I think the common practitioner argument for optimal language learning is to do a bit of both — i.e. if you want to get to a high level of proficiency in French, the pragmatic approach is to do a combination of both concept learning as well as naturalistic ‘talk to lots of French people and piss them off’ learning. The generalisable lesson, if there is one: if there are concepts that instantiate themselves consistently in your domain, learn them. CFT simply explains what experts do when that isn’t possible. Amongst other things, it explains why learning strategies that work so well in the classroom (and in test-taking environments) often don’t produce the same positive outcomes in the real world. Ill-structured domains simply call for a different approach.
One final note: you might notice that I’ve put investing at the far end of the spectrum, beyond the example of business. Oh, you might say. Why is investing there? I think that’s worthy of a separate discussion on its own.
Ill-Structured Domains Aren’t Necessarily Wicked
In his 2001 book Educating Intuition, psychologist Robin Hogarth introduced the notion of ‘kind’ vs ‘wicked’ learning environments — that is, the idea that certain environments could lead to effective expert intuition, while other, more ‘wicked’ environments lead to erroneous intuitions and therefore hubris. The ‘kind’ vs ‘wicked’ dichotomy was an idea that was reused by Gary Klein and Daniel Kahneman in their landmark Conditions for Intuitive Expertise paper, and it was again popularised in David Epstein’s popsci book Range.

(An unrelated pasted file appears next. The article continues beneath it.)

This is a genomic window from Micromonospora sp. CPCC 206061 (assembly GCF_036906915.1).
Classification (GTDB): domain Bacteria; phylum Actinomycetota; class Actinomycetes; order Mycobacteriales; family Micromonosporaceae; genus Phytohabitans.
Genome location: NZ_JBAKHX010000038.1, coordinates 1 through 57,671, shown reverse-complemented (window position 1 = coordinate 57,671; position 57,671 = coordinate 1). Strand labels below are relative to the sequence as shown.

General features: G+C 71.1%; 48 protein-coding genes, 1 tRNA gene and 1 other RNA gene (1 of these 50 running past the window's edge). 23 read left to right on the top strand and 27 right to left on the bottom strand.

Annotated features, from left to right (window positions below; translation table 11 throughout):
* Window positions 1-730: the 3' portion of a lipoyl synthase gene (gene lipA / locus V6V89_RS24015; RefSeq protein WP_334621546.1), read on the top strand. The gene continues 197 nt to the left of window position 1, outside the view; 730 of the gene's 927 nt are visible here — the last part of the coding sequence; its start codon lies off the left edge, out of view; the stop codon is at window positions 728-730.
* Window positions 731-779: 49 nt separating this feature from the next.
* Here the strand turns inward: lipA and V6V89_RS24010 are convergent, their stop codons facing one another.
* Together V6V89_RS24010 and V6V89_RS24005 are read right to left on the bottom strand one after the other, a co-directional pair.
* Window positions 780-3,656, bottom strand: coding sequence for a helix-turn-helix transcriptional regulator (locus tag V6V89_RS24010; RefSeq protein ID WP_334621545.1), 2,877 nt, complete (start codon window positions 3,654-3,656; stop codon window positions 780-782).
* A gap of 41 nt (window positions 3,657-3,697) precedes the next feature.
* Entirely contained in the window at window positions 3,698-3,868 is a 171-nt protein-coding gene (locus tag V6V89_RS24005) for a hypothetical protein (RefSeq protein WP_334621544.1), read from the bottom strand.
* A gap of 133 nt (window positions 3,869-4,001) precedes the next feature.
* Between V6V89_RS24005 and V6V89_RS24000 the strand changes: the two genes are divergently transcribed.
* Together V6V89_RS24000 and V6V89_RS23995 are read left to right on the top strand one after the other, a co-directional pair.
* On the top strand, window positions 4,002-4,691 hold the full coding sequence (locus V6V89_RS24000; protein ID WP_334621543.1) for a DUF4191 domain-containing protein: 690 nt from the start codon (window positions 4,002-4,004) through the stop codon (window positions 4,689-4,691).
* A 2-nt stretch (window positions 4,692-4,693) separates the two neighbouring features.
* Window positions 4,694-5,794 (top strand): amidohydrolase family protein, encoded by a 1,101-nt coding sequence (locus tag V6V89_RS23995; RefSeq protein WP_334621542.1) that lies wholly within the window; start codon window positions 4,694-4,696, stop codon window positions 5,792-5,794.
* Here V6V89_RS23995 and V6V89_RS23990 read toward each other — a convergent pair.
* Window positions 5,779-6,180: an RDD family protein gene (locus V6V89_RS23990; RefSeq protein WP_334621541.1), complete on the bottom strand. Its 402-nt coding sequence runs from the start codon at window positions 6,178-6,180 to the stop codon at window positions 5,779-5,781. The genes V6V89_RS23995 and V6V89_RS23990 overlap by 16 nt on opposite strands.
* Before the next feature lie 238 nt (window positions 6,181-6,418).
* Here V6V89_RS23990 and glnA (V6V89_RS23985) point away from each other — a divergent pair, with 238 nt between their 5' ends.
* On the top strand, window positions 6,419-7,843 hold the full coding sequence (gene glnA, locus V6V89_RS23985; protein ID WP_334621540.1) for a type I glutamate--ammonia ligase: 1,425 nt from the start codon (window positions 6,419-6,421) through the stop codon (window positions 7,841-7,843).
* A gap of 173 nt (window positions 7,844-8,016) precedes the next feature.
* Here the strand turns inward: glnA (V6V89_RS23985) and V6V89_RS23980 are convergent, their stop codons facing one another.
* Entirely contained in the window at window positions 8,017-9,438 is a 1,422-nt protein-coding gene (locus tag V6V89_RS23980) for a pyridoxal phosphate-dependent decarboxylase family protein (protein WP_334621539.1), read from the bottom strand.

I’d never read Hogarth’s book — at least not before prepping for this piece. If I only went by Epstein’s writing, or by Kahneman and Klein’s arguments in their 2009 paper, I’d have thought that Hogarth was making an argument about ‘kind’ vs ‘wicked’ properties that were innate to a particular domain. For instance, Kahneman and Klein argued the following in their paper:
The recognition model implies two conditions that must be satisfied for an intuitive judgment (recognition) to be genuinely skilled: First, the environment must provide adequately valid cues to the nature of the situation. Second, people must have an opportunity to learn the relevant cues.
They then threw shade at stock picking:
Validity, as we use the term, describes the causal and statistical structure of the relevant environment. For example, it is very likely that there are early indications that a building is about to collapse in a fire or that an infant will soon show obvious symptoms of infection. On the other hand, it is unlikely that there is publicly available information that could be used to predict how well a particular stock will do—if such valid information existed, the price of the stock would already reflect it. Thus, we have more reason to trust the intuition of an experienced fireground commander about the stability of a building, or the intuitions of a nurse about an infant, than to trust the intuitions of a trader about a stock. We can confidently expect that a detailed study of how professionals think is more likely to reveal useful predictive cues in the former cases than in the latter.
This is a line of reasoning that has haunted me for some time. Is intuitive expertise possible in stock picking? The answer, at least according to Kahneman and Klein, is that it isn’t. Which then begs the question: what sorts of expertise exists in the domain of public equity investing? If intuition is to be distrusted in investing, what else does such expertise consist of?
I don’t yet have good answers to this question, but I have a better understanding of kind and wicked learning environments — the sorts of environments that Kahneman and Klein argue is so essential to the development of intuitive expertise. This is what we’re going to discuss today.